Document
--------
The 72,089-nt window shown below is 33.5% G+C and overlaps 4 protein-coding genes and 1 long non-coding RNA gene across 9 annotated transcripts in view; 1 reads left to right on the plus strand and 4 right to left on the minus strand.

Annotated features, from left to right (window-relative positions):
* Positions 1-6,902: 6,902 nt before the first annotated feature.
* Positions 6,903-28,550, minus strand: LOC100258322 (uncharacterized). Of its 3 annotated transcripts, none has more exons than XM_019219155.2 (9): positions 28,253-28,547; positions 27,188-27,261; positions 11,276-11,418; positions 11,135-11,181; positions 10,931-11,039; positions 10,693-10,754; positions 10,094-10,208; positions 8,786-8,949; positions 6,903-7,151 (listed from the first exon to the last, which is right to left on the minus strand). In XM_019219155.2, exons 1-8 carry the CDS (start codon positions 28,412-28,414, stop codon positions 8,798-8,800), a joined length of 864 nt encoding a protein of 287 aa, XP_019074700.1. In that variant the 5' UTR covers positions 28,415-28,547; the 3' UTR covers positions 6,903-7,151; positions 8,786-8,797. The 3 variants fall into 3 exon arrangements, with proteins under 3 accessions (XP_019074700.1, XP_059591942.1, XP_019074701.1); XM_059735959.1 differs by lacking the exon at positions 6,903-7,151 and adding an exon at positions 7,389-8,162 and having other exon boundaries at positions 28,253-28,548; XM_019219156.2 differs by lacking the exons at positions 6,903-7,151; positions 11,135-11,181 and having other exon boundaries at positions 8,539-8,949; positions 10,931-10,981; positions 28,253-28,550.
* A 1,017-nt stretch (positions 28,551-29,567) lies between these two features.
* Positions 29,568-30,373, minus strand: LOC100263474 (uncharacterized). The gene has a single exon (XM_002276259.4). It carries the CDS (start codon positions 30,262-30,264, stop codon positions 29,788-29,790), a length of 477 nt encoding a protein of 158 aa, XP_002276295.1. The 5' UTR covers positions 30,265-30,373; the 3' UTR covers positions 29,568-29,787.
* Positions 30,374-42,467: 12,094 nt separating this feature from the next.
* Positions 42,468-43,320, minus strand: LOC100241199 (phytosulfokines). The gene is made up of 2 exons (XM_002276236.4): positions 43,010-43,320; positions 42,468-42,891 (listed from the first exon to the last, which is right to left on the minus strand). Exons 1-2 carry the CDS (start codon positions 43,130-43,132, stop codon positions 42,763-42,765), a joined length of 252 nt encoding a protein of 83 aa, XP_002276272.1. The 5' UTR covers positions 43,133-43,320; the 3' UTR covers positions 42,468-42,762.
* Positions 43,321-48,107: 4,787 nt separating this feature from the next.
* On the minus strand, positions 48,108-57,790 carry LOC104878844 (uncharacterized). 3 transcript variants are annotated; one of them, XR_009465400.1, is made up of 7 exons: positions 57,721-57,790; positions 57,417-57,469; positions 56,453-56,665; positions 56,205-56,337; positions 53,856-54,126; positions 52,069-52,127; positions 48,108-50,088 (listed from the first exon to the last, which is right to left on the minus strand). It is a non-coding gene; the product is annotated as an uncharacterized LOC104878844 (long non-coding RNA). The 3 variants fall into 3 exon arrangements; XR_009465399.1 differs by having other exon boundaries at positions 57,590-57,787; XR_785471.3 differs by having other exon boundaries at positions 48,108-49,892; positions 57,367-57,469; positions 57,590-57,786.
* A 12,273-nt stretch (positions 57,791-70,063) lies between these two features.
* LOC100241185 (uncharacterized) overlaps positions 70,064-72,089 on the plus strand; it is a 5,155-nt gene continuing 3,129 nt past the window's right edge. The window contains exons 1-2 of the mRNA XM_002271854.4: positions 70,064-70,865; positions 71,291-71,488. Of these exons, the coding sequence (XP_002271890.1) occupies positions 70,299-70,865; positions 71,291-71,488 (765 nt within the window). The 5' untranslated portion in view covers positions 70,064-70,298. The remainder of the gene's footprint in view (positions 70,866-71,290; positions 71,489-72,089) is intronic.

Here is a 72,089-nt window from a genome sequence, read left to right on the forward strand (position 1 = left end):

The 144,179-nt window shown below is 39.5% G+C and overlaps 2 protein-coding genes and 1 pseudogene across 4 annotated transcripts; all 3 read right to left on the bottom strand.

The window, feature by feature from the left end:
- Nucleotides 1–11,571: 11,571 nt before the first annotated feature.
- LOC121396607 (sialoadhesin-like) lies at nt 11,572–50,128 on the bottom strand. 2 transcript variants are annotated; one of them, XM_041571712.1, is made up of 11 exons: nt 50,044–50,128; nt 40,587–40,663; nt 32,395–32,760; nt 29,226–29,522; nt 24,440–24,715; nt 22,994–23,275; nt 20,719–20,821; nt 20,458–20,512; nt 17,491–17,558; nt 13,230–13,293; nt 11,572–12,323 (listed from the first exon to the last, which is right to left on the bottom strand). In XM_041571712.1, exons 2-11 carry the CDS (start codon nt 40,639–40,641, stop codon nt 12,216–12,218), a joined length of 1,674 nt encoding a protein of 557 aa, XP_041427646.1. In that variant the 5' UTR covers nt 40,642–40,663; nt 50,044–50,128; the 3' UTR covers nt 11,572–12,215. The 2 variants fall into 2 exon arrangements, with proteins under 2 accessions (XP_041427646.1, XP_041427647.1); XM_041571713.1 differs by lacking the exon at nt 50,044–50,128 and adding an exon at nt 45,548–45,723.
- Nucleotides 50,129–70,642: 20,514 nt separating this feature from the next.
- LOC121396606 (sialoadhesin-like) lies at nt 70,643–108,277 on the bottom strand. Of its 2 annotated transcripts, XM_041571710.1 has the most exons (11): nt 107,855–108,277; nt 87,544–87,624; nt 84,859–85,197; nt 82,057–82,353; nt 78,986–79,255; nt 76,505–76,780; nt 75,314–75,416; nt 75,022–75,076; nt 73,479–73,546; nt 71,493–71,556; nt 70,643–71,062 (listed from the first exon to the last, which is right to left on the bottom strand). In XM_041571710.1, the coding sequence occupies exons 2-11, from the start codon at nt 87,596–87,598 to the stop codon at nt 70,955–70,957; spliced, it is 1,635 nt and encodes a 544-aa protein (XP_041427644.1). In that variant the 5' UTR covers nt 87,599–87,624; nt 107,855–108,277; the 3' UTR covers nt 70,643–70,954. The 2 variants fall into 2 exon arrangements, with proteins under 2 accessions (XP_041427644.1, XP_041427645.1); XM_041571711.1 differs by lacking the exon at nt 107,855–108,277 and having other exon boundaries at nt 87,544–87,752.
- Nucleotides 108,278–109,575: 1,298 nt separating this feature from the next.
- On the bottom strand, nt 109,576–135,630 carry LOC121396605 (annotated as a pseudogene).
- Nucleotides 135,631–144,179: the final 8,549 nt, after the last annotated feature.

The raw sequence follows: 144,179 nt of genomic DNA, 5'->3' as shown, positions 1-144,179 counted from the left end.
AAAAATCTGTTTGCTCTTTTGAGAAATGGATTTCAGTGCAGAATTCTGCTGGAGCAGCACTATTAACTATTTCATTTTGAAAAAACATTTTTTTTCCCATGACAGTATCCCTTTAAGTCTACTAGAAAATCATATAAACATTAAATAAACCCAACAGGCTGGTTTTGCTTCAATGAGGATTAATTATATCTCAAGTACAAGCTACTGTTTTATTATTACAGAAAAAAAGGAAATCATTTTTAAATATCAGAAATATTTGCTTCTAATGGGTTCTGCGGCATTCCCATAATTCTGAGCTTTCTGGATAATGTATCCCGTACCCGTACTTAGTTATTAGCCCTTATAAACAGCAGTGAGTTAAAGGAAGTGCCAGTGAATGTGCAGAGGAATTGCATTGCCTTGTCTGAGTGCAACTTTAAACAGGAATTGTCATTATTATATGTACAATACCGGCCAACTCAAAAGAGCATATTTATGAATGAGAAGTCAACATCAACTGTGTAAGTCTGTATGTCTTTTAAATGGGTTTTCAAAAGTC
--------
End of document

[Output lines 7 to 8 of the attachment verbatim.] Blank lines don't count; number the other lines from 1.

* Positions 30,374-42,467: 12,094 nt separating this feature from the next.
* Positions 42,468-43,320, minus strand: LOC100241199 (phytosulfokines). The gene is made up of 2 exons (XM_002276236.4): positions 43,010-43,320; positions 42,468-42,891 (listed from the first exon to the last, which is right to left on the minus strand). Exons 1-2 carry the CDS (start codon positions 43,130-43,132, stop codon positions 42,763-42,765), a joined length of 252 nt encoding a protein of 83 aa, XP_002276272.1. The 5' UTR covers positions 43,133-43,320; the 3' UTR covers positions 42,468-42,762.